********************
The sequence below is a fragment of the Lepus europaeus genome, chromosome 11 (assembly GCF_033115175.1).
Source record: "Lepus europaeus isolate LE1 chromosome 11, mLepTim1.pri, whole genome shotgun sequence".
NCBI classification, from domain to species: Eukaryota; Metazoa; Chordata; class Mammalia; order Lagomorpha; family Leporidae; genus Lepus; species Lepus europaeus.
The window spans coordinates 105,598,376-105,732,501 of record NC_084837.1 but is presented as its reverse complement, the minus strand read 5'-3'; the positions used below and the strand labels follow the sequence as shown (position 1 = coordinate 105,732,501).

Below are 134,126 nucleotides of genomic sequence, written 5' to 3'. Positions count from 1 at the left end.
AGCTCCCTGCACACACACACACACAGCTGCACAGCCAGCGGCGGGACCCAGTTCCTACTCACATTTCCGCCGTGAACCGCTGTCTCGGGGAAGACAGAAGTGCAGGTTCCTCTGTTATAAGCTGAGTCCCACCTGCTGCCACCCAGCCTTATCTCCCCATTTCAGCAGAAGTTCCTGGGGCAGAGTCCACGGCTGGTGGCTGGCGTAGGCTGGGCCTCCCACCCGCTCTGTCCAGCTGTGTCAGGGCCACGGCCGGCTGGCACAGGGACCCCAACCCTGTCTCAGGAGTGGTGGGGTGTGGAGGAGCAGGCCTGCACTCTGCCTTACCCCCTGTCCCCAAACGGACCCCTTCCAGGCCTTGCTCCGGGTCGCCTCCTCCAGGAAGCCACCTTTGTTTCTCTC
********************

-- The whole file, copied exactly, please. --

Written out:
The sequence below is a fragment of the Lepus europaeus genome, chromosome 11 (assembly GCF_033115175.1).
Source record: "Lepus europaeus isolate LE1 chromosome 11, mLepTim1.pri, whole genome shotgun sequence".
NCBI classification, from domain to species: Eukaryota; Metazoa; Chordata; class Mammalia; order Lagomorpha; family Leporidae; genus Lepus; species Lepus europaeus.
The window spans coordinates 105,598,376-105,732,501 of record NC_084837.1 but is presented as its reverse complement, the minus strand read 5'-3'; the positions used below and the strand labels follow the sequence as shown (position 1 = coordinate 105,732,501).

Below are 134,126 nucleotides of genomic sequence, written 5' to 3'. Positions count from 1 at the left end.
AGCTCCCTGCACACACACACACACAGCTGCACAGCCAGCGGCGGGACCCAGTTCCTACTCACATTTCCGCCGTGAACCGCTGTCTCGGGGAAGACAGAAGTGCAGGTTCCTCTGTTATAAGCTGAGTCCCACCTGCTGCCACCCAGCCTTATCTCCCCATTTCAGCAGAAGTTCCTGGGGCAGAGTCCACGGCTGGTGGCTGGCGTAGGCTGGGCCTCCCACCCGCTCTGTCCAGCTGTGTCAGGGCCACGGCCGGCTGGCACAGGGACCCCAACCCTGTCTCAGGAGTGGTGGGGTGTGGAGGAGCAGGCCTGCACTCTGCCTTACCCCCTGTCCCCAAACGGACCCCTTCCAGGCCTTGCTCCGGGTCGCCTCCTCCAGGAAGCCACCTTTGTTTCTCTC